Astilleros Mallorca in Palma is one of three shipyards taking part in a project for nautical industry energy self-sufficiency and zero emissions. Overseen by the Soermar Technology Centre in Madrid, which has support from the Spanish interior ministry, the project is specifically a study of the use of hydrogen for generating electricity.
The technology of producing and storing hydrogen for electricity - 'Green Hydrogen' - is something that the government is keen to explore. At regional level, the Balearic government and the Mallorca Chamber of Commerce are moving ahead in making energy produced from hydrogen batteries a reality.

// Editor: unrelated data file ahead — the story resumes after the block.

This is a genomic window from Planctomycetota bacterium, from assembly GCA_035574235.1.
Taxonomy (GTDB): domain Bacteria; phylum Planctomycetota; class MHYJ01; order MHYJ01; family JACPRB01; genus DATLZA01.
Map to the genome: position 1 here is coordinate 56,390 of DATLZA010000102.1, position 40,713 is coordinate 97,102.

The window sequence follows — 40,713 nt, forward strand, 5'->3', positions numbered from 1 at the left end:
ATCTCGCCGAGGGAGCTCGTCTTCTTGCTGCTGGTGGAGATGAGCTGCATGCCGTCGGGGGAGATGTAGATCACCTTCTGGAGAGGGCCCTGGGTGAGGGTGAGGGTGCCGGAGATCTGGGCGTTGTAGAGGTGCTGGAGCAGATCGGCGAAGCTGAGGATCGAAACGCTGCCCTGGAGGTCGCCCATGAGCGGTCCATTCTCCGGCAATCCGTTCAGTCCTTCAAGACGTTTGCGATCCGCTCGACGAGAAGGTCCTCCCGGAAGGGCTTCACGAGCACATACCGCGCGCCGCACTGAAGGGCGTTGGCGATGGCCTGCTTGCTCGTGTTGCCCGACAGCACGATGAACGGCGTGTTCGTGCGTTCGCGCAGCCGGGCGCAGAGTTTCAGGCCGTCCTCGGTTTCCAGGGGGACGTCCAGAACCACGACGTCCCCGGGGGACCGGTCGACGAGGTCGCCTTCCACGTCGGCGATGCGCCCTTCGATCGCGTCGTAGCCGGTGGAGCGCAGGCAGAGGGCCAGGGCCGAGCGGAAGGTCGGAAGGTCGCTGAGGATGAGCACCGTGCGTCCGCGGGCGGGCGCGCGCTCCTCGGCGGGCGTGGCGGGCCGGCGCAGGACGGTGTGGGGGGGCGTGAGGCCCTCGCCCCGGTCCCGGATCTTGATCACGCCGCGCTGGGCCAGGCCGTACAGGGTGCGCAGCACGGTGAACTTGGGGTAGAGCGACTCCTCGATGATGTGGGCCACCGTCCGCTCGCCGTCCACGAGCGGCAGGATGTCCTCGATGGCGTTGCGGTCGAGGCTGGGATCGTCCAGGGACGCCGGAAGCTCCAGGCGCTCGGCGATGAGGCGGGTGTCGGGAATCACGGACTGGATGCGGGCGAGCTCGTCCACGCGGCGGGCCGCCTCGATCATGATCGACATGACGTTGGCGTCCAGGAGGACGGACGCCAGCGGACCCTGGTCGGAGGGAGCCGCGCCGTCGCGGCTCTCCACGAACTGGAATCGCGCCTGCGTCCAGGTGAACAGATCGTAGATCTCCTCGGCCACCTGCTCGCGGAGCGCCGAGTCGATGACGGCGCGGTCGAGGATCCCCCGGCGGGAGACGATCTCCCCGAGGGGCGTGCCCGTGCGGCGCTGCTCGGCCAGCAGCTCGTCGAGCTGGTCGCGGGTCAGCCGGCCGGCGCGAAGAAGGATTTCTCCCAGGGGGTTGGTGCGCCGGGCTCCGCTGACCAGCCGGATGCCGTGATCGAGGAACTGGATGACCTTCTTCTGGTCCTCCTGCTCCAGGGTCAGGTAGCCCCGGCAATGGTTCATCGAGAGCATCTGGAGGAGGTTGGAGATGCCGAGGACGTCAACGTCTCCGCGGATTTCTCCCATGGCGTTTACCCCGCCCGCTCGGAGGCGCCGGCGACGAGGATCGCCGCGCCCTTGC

In the specific case of Astilleros Mallorca, the project will contribute to decision-making for shipyard facilities and to a reduction of the environmental footprint through the generation of clean energy. The Palma shipyard is therefore working along the lines set out by the 2030 Agenda for Sustainable Development.
The technology has benefits in terms of cutting air and water contamination as well as noise pollution. For shipyards participating in this innovative project, there is the expectation of receiving widespread recognition for being associated with renewable and alternative energy.
At present, boats, trains, buses and cars can operate using hydrogen. Airbus is planning to have planes by 2035. The rollout of hydrogen technology is initially for industry, but applications using hydrogen batteries will eventually be for all forms of transport.